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Las Vegas tennis youth shares Bryan brothers’ generosity

Mike Bryan was standing where he and brother Bob had helped Ryan Wolfington and Marty Hennessy start a foundation 16 years ago to help at-risk youngsters with life and entrepreneurial skills. And to assist with their tennis backhands, if needed.

The green clay courts at Stirling Club at Turnberry Place were shrouded in welcome shade thanks to the monolithic parking garage at unfinished Fontainebleu. Bryan, half of the most accomplished doubles team in men’s tennis history, invited those participating in a fundraising clinic to Saturday’s World TeamTennis match pitting the Vegas Rollers against San Diego.

No, somebody said. Not San Diego. Springfield — the defending WTT champion Springfield Lasers.

Bryan corrected himself. He said the Rollers would be playing Springfield at 7 p.m.

No, he was told again — 4 p.m. Not 7.

Everybody chuckled.

Mike Bryan’s mind wasn’t focused on World TeamTennis at that moment. But five years ago when it mattered most to one of the Las Vegas tennis kids, his heart and brother Bob’s were in the right place when what seemed a small act of kindness provided soul-healing light.

Video connection

“They literally helped save my life,” said a young girl wearing a navy Team Bryan blazer.

Cherrial Odell was beaming. It was a far cry from when she was coiled in a fetal position in a mental hospital with suicidal thoughts and tendencies. She had blamed herself for her father’s alcoholism and her family’s financial plight and sank into a deep depression.

“Her father came out and said, ‘You go talk to her.’ So I knew it was bad,” Wolfington said.

“She was nonresponsive.”

Wolfington brought video greetings from the Bryan brothers and Adam Sandler and Kevin James — his brother, Sean, had a working relationship with the actors.

“Hey Cherrial, how are you doing, we’re rooting for you,” Wolfington said of what Sadler and James, two of her favorite actors, said on the messages. The musically inclined Bryan brothers wrote her a song at the Australian Open.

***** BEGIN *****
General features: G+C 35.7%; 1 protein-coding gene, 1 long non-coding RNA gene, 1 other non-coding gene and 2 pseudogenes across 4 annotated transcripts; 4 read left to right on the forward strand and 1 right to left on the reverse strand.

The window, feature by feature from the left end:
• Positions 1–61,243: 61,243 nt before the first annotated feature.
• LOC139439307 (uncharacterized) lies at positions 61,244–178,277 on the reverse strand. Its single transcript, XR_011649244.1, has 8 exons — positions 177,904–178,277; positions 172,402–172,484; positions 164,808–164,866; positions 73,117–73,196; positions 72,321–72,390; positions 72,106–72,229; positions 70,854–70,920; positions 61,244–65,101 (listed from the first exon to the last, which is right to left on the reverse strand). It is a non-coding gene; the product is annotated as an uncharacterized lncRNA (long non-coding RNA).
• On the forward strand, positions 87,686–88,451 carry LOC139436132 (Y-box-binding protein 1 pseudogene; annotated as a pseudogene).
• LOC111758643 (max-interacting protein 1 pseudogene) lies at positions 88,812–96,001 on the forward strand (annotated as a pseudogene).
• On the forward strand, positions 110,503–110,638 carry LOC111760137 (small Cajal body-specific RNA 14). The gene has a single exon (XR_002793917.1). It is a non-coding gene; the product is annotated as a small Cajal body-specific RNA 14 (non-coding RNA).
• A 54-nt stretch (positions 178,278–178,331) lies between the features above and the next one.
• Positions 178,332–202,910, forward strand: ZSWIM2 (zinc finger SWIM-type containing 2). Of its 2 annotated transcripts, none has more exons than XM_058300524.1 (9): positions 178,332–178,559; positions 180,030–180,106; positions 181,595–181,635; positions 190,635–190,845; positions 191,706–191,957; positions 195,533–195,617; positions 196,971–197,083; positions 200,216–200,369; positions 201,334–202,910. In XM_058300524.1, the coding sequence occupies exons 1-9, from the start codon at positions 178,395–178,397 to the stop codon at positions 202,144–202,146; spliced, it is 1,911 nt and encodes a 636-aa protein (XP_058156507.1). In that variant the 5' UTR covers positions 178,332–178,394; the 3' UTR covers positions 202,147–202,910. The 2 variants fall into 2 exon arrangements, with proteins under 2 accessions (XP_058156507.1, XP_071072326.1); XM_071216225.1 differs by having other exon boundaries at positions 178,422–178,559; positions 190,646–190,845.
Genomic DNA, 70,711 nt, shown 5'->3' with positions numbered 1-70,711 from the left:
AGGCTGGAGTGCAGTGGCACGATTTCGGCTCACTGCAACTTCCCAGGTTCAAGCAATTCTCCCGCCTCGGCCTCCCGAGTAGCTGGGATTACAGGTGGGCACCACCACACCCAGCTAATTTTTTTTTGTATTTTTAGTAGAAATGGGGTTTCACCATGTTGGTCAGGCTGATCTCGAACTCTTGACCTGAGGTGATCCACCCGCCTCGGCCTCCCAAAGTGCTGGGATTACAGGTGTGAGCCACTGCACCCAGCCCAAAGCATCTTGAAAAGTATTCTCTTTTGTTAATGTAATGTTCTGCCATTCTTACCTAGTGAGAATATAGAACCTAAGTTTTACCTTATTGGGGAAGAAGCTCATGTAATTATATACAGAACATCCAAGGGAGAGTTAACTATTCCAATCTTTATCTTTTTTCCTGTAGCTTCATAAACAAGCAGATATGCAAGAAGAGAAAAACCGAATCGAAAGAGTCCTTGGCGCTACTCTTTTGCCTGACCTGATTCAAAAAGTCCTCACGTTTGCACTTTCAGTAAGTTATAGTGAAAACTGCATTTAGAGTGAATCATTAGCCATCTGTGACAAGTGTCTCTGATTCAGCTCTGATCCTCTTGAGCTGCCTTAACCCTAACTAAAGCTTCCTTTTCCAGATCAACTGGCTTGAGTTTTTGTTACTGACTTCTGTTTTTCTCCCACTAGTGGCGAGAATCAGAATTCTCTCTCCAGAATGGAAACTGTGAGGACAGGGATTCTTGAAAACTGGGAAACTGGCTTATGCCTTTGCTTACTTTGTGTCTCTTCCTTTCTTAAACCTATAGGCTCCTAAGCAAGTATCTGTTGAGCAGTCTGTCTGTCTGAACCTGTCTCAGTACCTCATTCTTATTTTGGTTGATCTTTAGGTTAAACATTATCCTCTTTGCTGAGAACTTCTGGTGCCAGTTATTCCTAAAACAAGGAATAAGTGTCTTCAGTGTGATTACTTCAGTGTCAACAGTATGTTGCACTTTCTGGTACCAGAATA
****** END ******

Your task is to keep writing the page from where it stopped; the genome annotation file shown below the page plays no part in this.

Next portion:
“When I played those videos, she went from misery to smiling.”

“They see the kids multiple times a year,” Wolfington said of the Bryans’ generosity and humanity. “They text them, they call them. There’s no greater high in life than to invest in a human life. Bob and Mike Bryan know that, Jewell (the singer also became involved through her Never Broken program) knows that, I know that. That is why we do it.”

After the clinic, the brothers postponed taking a shower to talk about the courage of Cherrial Odell and her remarkable turnaround.

Emotional rescue

“Her story is a really special part of our life,” Bob said. “We helped her out of a dark time, at least a small part of it. To see her flourish in this program under Ryan Wolfington is amazing.”

Added twin brother Mike: “With Cherrial, she was at the low of lows. She almost took her life, and Bob wrote her a song. We left a couple of video messages for her and it made a difference. She turned it around full circle.”

Cherrial Odell still gets emotional when she talks about the Bryan brothers and the others who provided an emotional life preserver during her darkest hour.

“To have someone so successful be so kind, so caring and so loving and generous — I don’t get to spend a lot of time with them, but the impact on my life has been second to none,” she said. “Watching those videos in the hospital, for me that was a spark for change.”

She said she stopped feeling responsible for others and what troubled them. When her father died in 2017, she did not blame herself.

The change was dramatic.

Cherrial Odell recently was admitted to Stanford —- the same school for which the Bryans played on their way to becoming pro tennis superstars.

“When we got the news that she had been admitted, we both shed a tear,” Bob Bryan said.

On Sunday afternoon, the brothers lost in a tiebreaker to counterparts representing Philadelphia. The result momentarily quieted bushy-haired Rollers assistant coach/cheerleader Redfoo and an energized crowd at Orleans Arena during a match the visitors would win.

But it wasn’t Wimbledon or Roland Garros or even the defending WTT champion Springfield Lasers, who were in San Diego playing the … um, Aviators. Sometimes when it comes to the first to win five games in no-ad set tennis, perspective is called for.

Contact Ron Kantowski at rkantowski@reviewjournal.com or 702-383-0352. Follow @ronkantowski on Twitter.

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